now, of course, i'm only talking about the physical structure. the library as 'place' (ugh!). but on time magazine's website, there is an article titled, "bookless library trend: designing space for digital learning." isn't bookless library an oxymoron?
oed (oxford english dictionary, of course) definition of library: a place set apart to contain books for reading, study, or reference. (Not applied, e.g. to the shop or warehouse of a bookseller.) note that the definition says contain books (but not what kind - could be e-books, perhaps?)
merriam-webster dictionary: a place in which literary, musical, artistic, or reference materials (as books, manuscripts, recordings, or films) are kept for use but not for sale. hmmm, interesting. not specific to books. there is also an alternate definition: a collection of cloned DNA fragments that are maintained in a suitable cellular environment and that usually represent the genetic material of a particular organism or tissue. who knew? doesn't mention books at all.
encyclopedia brittanica: collection of information resources, in print or in other forms, that is organized and made accessible for reading or study. double hmmm, more interesting still. the word "OR" regarding other forms. not "AND." curious?
the most striking part of this blog post - i got none of these definitions from a book. okay, hold on...brb.
okay, 78 steps and 3 minutes later (i work in a library close to the research assistance desk), i have gone to the webster's 3rd new international dictionary (the physical print volume) for the definition of library: a room, a section or series of sections of a building or a building itself given over to books, manuscripts, musical scores or other literary and sometimes artistic materials, as paintings or musical recordings usually kept in some convenient order for use but not for sale. i love the term "given over" as if there was some sort of invasion of marching tomes. i do find it interesting that this was the only definition that mentioned "some convenient order" as opposed to organized.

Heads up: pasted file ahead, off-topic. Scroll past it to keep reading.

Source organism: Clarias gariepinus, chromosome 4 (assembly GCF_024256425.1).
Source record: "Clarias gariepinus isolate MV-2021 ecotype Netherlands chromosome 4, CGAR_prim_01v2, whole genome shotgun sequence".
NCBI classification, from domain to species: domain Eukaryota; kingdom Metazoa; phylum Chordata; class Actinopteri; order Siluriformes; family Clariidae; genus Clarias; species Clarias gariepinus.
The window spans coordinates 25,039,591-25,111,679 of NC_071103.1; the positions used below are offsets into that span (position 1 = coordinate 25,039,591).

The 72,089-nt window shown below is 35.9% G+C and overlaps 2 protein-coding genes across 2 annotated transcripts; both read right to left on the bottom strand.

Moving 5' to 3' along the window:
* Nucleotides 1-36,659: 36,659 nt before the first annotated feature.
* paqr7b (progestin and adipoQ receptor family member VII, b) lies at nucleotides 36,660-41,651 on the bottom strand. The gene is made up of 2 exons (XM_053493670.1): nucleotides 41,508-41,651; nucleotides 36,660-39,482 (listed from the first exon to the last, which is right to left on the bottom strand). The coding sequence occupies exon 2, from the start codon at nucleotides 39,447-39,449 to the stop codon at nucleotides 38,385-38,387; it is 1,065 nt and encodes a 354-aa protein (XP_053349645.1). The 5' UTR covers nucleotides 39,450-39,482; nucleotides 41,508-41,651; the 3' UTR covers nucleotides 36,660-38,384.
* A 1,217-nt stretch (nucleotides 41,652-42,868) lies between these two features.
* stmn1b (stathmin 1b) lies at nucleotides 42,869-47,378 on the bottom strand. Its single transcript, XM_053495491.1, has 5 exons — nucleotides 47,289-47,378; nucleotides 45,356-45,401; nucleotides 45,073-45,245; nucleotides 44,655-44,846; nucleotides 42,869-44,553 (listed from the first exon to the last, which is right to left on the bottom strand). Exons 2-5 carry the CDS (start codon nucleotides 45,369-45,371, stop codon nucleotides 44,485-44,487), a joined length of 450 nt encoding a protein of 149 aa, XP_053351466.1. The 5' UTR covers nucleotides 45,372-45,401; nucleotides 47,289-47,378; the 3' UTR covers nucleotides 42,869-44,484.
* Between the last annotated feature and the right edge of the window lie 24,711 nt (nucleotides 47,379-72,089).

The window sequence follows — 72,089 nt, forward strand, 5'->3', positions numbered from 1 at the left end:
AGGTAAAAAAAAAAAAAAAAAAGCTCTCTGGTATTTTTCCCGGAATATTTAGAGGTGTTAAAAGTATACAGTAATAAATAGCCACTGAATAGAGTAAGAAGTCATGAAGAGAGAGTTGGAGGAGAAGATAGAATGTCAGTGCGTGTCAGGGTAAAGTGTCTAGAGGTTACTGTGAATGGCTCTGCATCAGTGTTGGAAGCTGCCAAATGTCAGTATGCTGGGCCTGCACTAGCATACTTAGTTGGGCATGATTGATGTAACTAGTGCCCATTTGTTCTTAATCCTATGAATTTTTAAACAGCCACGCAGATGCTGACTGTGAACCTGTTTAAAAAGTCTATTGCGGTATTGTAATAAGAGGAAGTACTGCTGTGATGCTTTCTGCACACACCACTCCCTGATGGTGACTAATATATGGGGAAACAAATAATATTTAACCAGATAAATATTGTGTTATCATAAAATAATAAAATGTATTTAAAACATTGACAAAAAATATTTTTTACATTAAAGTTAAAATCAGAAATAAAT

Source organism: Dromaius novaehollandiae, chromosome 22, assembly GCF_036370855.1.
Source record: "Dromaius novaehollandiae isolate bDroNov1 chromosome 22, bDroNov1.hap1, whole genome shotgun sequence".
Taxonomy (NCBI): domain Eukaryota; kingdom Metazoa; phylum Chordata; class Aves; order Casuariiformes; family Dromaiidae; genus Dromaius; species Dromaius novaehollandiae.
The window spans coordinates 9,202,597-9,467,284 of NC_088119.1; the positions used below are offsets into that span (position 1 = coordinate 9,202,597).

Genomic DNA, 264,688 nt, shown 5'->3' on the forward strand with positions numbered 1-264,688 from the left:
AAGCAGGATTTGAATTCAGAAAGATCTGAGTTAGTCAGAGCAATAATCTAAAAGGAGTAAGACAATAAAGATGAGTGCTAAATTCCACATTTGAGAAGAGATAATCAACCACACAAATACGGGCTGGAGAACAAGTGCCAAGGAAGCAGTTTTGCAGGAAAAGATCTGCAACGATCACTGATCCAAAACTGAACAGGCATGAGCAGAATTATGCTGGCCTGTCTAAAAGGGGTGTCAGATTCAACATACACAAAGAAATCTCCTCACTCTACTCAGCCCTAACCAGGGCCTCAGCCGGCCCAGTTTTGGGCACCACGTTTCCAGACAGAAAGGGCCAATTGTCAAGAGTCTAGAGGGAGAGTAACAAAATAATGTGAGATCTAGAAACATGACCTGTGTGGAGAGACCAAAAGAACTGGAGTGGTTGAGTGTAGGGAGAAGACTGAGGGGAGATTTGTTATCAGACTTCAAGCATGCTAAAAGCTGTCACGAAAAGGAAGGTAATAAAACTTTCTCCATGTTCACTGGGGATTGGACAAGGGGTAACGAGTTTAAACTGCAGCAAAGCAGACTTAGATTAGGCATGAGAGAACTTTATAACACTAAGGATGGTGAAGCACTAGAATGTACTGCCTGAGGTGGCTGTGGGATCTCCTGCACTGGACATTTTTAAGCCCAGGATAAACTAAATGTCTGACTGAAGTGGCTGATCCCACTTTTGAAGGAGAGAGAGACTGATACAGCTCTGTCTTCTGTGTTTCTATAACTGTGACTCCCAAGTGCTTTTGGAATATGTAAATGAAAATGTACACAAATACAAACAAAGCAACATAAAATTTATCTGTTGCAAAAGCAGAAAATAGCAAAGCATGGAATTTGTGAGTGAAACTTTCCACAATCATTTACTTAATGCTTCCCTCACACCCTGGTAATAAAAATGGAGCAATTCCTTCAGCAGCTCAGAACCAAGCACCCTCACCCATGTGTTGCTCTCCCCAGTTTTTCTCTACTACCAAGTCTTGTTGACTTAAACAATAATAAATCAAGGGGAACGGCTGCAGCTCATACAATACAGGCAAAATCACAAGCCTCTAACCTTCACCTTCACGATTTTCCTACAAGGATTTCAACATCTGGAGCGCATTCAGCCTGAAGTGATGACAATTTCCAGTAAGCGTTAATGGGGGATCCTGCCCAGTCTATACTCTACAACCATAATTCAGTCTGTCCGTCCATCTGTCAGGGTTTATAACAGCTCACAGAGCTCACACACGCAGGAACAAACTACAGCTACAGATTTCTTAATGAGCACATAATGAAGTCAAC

now, i'm not complaining here, but in less time than it took me to walk over to that dictionary, i got the previous 3 definitions online. in using the actual book, i had to look up the book as opposed to having the book look it up for me. minor inconveniences, yes, but i blame the industrial revolution!!
now, back to the time magazine article. it mentions drexel university's new library learning terrace, with nary a book in site. "we don't just house books, we house learning," they say.
kansas state's fiedler library - "fiedler library is designed primarily as an electronic library," they say.
stanford university's terman engineering library - pruned all but 10,000 volumes to make room for tables and study space. everything else is (or should be) available e-lectronically.
univ of texas-san antonio/applied engineering and technology library - labeled "the nation's first completely bookless library on a college or university campus."
what's a library for? books or information? information or guidance to information? where are the bookkeepers?
as for bookkeepers, i really mean librarians. who are they? what are they? if there are no books, does that make a librarian any less a librarian? is he/she now an informarian? hey, i like that. although i hate the term, maybe librarians really are media specialists now. or information manipulators? or locators? human divining rods? will they be any less so if a library doesn't contain actual books?
maybe our love of libraries comes from its physical, tactical nature. we are, after all, human. humans, usually, judge things through the senses. if something's rotten in denmark, we know it. can we still find a love for literature if we can't wander the stacks, using our sight to guide us. our brains to process the information on that all-important inside flap? maybe we're afraid that we won't be able to get as much if it's not laid out in front of us in a physical manner. maybe we're just . . . afraid. is this evolution or revolution?
just something to think about...while you're wandering the stacks of your librarian or the aisles of your bookstore, or the electronic bookshelves of amazon or google books. because no matter what or how, a good story is still a good story.
happy reading, no matter the format!
book review: two thumbs WAY up for these YA titles: the girl who circumnavigated fairyland in a ship of her own making by catherynne valente (author of palimpsest-definitely NOT a YA title) and noah barleywater runs away by john boyne (author of the boy in the striped pajamas-definitely another wonderful YA title).
two thumbs down, so far: the borrower by rebecca makkai (annoying protagonist)